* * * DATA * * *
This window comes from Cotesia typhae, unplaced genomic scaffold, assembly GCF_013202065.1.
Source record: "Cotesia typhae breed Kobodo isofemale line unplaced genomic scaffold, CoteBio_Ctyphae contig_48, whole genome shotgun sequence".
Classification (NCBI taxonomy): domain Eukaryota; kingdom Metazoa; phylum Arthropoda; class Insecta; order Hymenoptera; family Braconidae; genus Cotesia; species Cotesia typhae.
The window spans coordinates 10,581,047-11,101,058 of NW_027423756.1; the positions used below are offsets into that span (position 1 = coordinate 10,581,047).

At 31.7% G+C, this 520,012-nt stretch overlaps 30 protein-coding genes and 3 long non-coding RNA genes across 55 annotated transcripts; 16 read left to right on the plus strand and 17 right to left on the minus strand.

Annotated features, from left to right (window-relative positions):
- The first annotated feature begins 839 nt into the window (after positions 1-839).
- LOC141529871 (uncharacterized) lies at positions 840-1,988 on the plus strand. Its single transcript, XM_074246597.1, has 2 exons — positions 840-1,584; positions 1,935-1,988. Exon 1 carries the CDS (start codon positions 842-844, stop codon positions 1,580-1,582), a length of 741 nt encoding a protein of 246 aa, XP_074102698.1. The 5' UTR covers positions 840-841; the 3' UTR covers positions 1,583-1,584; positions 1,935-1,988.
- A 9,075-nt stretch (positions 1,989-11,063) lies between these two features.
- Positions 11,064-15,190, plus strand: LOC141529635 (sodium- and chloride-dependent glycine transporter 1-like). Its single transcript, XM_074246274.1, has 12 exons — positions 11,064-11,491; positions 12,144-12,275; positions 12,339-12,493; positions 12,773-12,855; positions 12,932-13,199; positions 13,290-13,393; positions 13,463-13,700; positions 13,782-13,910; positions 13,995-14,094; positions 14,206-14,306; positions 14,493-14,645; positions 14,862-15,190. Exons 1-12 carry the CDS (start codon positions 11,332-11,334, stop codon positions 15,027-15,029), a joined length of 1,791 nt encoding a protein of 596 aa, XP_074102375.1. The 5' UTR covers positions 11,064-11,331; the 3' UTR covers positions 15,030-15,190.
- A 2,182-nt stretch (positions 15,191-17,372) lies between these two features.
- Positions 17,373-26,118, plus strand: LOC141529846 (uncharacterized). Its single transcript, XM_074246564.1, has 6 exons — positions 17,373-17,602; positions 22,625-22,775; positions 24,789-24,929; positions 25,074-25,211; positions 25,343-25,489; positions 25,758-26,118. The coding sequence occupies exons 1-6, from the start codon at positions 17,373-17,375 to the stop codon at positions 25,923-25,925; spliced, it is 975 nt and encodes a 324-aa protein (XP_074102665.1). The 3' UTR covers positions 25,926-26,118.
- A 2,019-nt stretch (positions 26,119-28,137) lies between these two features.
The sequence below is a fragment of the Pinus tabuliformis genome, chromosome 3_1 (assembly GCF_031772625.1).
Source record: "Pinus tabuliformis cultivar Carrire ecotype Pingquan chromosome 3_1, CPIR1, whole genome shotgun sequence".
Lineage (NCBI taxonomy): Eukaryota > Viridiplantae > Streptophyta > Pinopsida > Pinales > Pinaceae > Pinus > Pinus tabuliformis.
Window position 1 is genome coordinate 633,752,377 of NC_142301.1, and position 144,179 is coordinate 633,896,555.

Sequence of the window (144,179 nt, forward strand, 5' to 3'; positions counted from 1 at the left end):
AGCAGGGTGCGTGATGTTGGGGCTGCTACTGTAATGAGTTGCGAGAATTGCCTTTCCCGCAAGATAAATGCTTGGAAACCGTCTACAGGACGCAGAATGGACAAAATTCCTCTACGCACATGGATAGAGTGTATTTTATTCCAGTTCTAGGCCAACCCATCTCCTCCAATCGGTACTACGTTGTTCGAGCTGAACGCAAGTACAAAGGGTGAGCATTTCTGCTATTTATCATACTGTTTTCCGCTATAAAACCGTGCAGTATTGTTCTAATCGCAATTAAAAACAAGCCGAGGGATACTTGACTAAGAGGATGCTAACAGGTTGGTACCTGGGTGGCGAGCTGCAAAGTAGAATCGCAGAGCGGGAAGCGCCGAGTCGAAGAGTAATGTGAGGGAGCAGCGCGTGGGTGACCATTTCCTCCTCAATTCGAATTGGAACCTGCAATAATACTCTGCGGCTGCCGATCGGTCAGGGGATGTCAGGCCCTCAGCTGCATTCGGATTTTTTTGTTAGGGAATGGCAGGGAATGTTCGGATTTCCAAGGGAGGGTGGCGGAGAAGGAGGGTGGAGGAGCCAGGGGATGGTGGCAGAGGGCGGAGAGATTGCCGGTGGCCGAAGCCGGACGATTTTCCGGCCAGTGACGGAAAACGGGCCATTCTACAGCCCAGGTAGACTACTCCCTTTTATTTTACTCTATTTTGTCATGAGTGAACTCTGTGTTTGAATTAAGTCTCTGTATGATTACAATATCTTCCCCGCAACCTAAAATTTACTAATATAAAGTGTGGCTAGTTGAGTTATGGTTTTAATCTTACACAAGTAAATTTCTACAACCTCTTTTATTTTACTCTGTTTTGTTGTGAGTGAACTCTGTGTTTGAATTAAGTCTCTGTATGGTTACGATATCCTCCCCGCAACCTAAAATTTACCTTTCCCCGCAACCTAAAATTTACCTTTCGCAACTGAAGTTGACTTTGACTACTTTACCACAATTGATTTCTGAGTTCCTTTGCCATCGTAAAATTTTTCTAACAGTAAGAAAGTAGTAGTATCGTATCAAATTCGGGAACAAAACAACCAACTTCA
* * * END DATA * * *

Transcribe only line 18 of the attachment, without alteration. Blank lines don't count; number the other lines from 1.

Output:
Sequence of the window (144,179 nt, forward strand, 5' to 3'; positions counted from 1 at the left end):